The fact that movement could somehow be represented formally in terms of Fourier equations made Pribram realize that the brain’s conversations with the body might also be occurring in the form of waves and patterns, rather than as images.  The brain somehow had the capacity to analyze movement, break it down into wave frequencies and transmit this wave-pattern shorthand to the rest of the body.  This information, transmitted nonlocally, to many parts at once, would explain how we can fairy easily manage complicated global tasks involving multiple body parts, such as riding a bicycle or roller skating.  It also accounts for how we can easily imitate some task.  Pribram also came across evidence that our other senses – smell, taste and hearing – operate by analyzing frequencies.  In Pribram’s own studies with cats, in which he recorded frequencies from the motor cortex of cats while their right forepaw was being moved up and down, he discovered that, like the visual cortex, individual cells in the cat’s motor cortex responded to only a limited number of frequencies of movement, just as individual strings in a piano respond to a limited range of frequencies.”  -Lynne McTaggart, “The Field: The Quest for the Secret Force of the Universe,” (87)

The color “red” in our explicate experience is really just an implicate wave-interference pattern vibrating at a frequency of 400 THz.  The color “violet” in our experience is really just a wave-interference pattern vibrating at a frequency of 790 THz.  Above the spectrum visible to humans are ultra-violet rays, x-rays, and gamma rays.  Below the spectrum visible to us are infra-red, microwaves, and radio waves.  Our brains decode this small sliver of electromagnetic frequencies and create the perceptions and sensations we experience in our consciousness.  Using the piano analogy, think of the color red as a low note and the color violet as a high note, a rainbow is a major chord, and a lakeside sunset is a concerto.

Our brain is not a storage medium but a receiving mechanism in every sense, and memory is simply a distant cousin of ordinary perception.  The brain retrieves ‘old’ information the same way it processes ‘new’ information – through holographic transformation of wave interference patterns.  Lashley’s rats with the fried brains were able to conjure up their run in its entirety because the memory of it was never burned away in the first place.  Whatever reception mechanism was left in the brain – and as Pribram had demonstrated, it was distributed all over the brain – was tuning back into the memory through The Field.  Some scientists went as far as to suggest that all of our higher cognitive processes result from an interaction with the Zero Point Field.  This kind of constant interaction might account for intuition or creativity – and how ideas come to us in bursts of insight, sometimes in fragments but often as a miraculous whole.  An intuitive leap might simply be a sudden coalescence of coherence in The Field.”  -Lynne McTaggart, “The Field: The Quest for the Secret Force of the Universe,” (95)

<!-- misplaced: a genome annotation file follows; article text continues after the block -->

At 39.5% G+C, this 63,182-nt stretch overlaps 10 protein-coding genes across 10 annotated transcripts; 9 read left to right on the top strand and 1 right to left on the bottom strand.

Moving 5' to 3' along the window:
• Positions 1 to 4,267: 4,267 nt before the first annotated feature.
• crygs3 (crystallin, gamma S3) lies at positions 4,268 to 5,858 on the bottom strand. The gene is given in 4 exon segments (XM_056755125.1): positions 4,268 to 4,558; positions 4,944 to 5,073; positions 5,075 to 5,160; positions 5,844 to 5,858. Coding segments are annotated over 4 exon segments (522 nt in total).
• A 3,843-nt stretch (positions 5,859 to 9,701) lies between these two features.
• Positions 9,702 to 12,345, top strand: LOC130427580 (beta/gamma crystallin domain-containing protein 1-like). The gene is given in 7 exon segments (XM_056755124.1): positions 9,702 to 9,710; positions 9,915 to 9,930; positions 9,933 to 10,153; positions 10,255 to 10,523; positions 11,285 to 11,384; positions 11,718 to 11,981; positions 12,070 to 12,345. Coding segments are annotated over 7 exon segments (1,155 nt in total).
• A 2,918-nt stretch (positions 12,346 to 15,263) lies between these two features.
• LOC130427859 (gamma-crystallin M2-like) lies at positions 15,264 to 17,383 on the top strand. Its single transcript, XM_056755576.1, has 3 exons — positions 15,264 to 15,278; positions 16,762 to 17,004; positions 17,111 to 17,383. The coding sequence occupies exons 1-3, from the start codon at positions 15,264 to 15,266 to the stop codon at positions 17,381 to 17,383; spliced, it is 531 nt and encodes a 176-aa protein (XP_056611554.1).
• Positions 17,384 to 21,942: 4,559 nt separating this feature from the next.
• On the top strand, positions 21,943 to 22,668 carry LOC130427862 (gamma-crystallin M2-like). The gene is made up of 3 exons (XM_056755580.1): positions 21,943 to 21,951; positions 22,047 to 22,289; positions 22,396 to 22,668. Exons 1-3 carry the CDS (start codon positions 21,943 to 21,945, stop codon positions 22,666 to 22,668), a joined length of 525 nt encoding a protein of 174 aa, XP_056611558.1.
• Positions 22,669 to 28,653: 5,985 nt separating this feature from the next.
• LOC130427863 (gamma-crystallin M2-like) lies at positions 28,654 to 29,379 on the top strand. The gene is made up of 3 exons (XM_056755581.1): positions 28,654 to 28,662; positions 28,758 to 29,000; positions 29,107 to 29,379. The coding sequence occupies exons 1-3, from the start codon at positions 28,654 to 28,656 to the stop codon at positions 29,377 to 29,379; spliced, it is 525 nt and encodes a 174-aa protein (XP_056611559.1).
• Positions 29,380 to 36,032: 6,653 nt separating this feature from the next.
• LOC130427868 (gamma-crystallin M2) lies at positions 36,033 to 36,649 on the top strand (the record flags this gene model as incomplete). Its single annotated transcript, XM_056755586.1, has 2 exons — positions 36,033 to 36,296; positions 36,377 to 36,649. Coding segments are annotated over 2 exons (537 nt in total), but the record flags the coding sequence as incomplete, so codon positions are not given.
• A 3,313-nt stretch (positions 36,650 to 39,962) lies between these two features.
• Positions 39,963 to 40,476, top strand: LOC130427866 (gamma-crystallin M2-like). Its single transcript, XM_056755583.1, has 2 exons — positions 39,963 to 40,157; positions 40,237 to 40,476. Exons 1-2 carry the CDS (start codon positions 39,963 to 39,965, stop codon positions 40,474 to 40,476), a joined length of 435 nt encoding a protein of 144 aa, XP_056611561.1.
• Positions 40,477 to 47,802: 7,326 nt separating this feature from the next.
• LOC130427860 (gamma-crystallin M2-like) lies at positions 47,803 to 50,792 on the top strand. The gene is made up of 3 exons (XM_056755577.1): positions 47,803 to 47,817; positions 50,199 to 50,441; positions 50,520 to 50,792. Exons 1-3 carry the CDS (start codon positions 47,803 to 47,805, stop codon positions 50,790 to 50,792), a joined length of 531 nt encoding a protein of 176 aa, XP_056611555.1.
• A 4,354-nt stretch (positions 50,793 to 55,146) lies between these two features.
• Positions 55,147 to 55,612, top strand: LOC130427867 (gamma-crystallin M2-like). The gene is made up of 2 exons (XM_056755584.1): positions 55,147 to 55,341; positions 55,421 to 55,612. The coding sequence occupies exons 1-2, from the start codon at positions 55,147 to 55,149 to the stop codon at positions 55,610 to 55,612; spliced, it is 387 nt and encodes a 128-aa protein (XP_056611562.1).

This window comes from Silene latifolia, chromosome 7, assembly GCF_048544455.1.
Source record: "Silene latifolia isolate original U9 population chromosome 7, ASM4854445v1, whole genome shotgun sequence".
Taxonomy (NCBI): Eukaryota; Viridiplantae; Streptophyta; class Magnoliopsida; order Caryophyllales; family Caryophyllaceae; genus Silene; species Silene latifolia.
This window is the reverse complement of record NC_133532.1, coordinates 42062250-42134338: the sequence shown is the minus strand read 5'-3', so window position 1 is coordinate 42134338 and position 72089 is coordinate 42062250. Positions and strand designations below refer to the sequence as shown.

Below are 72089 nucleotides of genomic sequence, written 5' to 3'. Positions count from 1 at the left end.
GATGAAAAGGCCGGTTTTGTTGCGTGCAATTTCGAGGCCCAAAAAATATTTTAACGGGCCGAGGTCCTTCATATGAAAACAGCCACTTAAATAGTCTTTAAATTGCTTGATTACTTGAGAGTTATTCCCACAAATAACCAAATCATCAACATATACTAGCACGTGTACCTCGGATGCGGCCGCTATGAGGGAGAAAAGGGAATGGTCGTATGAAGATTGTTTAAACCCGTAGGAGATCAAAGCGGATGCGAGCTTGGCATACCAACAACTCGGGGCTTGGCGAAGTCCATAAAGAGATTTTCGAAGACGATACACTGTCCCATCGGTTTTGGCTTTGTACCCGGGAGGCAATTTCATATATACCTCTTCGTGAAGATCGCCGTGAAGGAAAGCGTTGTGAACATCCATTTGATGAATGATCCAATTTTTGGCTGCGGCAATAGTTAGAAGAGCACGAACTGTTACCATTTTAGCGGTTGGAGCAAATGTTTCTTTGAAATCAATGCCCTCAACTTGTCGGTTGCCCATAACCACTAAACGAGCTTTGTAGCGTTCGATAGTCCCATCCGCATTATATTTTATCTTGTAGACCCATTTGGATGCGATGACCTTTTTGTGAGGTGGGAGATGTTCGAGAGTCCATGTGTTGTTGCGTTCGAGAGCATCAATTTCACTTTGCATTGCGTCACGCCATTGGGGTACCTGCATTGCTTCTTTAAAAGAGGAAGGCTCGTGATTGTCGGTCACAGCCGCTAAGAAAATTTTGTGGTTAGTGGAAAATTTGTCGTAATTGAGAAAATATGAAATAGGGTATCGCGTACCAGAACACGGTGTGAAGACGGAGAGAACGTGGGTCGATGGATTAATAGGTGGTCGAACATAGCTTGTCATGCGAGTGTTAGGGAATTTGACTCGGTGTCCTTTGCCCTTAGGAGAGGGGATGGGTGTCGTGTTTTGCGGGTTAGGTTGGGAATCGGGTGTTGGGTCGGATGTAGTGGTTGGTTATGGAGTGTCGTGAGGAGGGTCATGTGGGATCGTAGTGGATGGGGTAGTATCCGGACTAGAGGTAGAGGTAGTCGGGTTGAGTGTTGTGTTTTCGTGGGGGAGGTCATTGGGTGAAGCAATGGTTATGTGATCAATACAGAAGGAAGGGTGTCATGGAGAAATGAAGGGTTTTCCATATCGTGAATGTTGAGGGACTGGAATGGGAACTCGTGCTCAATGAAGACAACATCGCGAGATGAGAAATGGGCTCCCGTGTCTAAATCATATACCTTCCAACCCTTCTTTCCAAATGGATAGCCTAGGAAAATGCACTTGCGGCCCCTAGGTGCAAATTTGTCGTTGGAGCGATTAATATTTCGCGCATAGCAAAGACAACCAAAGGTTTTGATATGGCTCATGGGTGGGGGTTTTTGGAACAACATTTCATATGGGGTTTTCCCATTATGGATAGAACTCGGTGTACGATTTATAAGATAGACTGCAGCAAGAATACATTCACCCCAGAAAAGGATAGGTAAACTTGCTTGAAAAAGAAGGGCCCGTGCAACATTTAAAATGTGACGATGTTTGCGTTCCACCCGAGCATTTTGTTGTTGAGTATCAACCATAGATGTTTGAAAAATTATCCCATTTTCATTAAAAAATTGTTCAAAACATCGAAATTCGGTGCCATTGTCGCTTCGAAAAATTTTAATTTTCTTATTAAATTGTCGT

If you take a piece of regular film and cut it up, your image is destroyed forever.  However, when you cut up a piece of holographic film, the image is never destroyed – a smaller scale version of the image always exists.  If memories were stored locally, like regular film, and you cut out that part of the brain, the memory would be lost.  But in reality, like holographic film, when you cut out parts of the brain, a smaller scale version of the memory always exists.  So just as a piece of holographic film stores complete images as interference patterns throughout its entirety, the human brain stores complete memories as interference patterns throughout its entirety.  And just like a laser light focused on a piece of holographic film creates a seemingly physical three-dimensional image, the light of our consciousness focusing on quanta creates a seeming physical three-dimensional world.

The holographic model offers revolutionary possibilities for a new understanding of the relationships between the parts and the whole.  No longer confined to the limited logic of traditional thought, the part ceases to be just a fragment of the whole but, under certain circumstances, reflects and contains the whole.  As individual human beings we are not isolated and insignificant Newtonian entities; rather, as integral fields of the holomovement each of us is also a microcosm that reflects and contains the macrocosm.  If this is true, then we each hold the potential for having direct and immediate experiential access to virtually every aspect of the universe, extending our capacities well beyond the reach of our senses.”  -Stanislav Grof, “The Holotropic Mind” (10)